Posts Tagged ‘Here I Am’

’Tis the season for making lists and checking them twice, and determining which album is the Old Grey Cat’s ballyhooed Album of the Year. The honor, which is celebrating its 40th year this year, came about late in 1978 due to my dream of becoming a rock critic (yeah, I know: crazy!), and continued through the decades because…well, why not? Over that span, it’s chronicled the evolution (or lack thereof) of my musical tastes.

It is a decidedly personal affair, in other words. In years past, and on the updated tally I post early each year, I explain the process thusly: “The candidates are drawn from what I’ve purchased, so the pool is decidedly limited in comparison to, say, what the writers at Rolling Stone or Allmusic.com are exposed to. Some years I buy a lot and some years not, primarily due to my listening habits – I play albums I love over and over and over until they become one with my subconscious (obsession, not variety, is my spice of life). So the more I like certain albums, the less overall I hear.”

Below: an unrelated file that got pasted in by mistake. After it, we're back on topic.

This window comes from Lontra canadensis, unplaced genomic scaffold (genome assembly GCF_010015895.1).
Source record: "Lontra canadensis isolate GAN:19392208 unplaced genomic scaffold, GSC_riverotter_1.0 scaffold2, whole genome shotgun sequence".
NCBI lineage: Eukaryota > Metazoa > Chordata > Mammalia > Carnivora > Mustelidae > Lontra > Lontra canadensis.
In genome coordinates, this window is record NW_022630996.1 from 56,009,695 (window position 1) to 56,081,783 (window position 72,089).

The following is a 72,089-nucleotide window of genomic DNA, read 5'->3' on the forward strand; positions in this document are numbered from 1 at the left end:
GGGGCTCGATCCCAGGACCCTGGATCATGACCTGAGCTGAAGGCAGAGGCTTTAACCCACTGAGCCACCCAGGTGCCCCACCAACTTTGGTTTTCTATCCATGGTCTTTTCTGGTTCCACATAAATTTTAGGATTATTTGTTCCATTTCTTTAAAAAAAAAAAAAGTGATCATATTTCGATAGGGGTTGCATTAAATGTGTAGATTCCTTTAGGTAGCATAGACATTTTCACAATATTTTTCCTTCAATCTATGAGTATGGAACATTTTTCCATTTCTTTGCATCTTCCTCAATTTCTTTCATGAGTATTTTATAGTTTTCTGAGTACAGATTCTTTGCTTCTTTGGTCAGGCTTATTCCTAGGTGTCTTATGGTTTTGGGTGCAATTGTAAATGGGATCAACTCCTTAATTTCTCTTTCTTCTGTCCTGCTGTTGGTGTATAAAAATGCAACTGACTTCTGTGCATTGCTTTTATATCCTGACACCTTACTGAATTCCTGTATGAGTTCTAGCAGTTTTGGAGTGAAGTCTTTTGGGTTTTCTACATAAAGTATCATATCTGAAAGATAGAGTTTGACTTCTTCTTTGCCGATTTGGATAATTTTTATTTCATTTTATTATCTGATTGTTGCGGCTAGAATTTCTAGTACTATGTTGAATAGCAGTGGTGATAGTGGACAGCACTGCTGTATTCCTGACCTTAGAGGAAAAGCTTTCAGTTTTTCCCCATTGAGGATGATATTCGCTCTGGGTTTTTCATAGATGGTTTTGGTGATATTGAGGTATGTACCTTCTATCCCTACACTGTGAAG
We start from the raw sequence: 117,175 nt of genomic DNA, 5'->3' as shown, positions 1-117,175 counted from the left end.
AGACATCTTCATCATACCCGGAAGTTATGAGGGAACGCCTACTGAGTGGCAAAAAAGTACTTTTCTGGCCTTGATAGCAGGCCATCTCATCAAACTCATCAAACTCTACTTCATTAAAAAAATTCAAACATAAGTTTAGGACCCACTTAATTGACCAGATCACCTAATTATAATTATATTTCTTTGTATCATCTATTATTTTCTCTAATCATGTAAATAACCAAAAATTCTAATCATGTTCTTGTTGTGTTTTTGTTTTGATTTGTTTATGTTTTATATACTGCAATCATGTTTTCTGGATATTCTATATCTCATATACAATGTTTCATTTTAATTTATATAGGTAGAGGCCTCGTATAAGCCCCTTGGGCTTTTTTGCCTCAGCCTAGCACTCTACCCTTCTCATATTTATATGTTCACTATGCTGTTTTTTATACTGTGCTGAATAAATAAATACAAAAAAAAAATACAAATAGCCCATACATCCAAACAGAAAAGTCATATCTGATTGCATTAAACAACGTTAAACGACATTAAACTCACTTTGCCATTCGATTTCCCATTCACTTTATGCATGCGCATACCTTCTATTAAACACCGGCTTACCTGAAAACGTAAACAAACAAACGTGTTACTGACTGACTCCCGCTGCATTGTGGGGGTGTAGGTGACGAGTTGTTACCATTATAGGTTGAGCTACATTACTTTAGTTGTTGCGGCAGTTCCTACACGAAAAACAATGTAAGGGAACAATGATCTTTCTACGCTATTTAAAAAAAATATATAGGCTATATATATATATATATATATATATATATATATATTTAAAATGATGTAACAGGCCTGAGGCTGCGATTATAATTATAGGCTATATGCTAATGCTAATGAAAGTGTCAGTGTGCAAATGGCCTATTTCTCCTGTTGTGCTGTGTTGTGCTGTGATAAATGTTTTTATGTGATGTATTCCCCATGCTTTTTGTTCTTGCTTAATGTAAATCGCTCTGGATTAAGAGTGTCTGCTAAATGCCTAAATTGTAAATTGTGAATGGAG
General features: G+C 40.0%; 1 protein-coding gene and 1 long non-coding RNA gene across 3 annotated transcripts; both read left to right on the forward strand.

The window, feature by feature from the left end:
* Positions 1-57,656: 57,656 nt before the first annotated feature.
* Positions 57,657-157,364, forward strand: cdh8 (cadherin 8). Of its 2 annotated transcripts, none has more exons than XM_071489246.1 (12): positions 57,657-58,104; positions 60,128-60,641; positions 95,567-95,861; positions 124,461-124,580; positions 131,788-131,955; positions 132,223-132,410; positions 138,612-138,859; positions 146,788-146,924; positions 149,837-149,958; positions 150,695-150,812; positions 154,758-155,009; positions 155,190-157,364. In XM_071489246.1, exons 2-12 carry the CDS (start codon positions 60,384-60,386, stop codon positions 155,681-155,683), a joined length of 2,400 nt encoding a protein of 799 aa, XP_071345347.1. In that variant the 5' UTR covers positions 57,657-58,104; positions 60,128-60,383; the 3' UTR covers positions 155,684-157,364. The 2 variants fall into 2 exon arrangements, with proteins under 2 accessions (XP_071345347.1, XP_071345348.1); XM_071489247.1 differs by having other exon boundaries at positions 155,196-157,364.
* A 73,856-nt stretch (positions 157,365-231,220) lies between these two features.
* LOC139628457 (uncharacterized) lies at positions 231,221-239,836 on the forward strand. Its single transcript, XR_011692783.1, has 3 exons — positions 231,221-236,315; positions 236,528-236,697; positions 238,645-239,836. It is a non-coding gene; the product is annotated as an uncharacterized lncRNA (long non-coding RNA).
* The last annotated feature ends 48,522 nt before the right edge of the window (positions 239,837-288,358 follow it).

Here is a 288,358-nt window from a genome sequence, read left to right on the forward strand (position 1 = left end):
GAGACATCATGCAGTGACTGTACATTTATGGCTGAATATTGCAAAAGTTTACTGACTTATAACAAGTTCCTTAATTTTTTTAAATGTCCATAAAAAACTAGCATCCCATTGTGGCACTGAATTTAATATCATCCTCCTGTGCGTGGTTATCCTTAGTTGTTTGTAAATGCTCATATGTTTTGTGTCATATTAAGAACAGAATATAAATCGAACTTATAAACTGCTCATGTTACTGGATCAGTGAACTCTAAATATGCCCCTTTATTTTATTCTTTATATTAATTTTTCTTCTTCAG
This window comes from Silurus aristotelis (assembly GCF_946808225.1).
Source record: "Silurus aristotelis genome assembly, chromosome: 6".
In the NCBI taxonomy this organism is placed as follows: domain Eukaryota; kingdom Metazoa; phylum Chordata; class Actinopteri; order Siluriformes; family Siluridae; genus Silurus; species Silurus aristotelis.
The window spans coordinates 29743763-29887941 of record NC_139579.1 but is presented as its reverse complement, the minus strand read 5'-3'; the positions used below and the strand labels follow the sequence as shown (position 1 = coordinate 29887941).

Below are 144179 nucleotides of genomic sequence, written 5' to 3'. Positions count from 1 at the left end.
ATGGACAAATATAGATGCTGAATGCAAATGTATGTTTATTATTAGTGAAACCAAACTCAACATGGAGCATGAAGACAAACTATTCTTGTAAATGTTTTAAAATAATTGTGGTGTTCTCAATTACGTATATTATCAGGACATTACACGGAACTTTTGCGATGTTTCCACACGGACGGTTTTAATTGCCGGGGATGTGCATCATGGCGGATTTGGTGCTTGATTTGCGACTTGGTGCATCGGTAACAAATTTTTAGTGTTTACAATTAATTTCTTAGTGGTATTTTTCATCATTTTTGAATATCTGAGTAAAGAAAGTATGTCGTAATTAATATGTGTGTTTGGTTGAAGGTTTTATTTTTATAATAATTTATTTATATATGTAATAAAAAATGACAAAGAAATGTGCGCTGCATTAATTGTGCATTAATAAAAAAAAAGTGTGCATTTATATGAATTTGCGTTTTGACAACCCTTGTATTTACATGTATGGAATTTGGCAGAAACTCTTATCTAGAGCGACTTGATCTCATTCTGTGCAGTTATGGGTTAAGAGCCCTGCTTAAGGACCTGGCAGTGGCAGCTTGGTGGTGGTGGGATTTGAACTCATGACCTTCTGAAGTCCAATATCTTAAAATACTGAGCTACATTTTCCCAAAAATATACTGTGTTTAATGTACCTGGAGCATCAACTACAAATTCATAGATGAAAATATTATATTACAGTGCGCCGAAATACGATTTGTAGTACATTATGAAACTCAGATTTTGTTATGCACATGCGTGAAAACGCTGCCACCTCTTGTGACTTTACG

But in the immortal words of Ron Ziegler, “that statement is no longer operative.” In the age of Spotify, Apple Music and YouTube, no one needs to actually purchase an album to enjoy it. Just about every new release can be had for the price of one CD a month (aka the subscription fee) or the willingness to put up with commercials. (Yet, although I don’t purchase as much as I once did, I own all the albums that made their way onto my list. How could I not?)

Also, as I wrote last year, “The candidates are also winnowed by my age, race, gender and idiosyncrasies. I’m a middle-aged white guy, in other words, with catholic tastes.”

Some years, I revisit all the contenders. This year? There was no need. They are albums that I’ve turned to time and again since their releases, and have never grown tired of. That said, there were a few surprises: Although I thoroughly loved First Aid Kit’s Ruins and Courtney Marie Andrews’ May Your Kindness Remain, as the year wore on I found myself listening to them less and less often. I’m sure it had more to do with me, and the headspace I found myself in, than the music. I deem them two of my three “honorable mentions” for the year. Mikaela Davis’ Delivery is my third.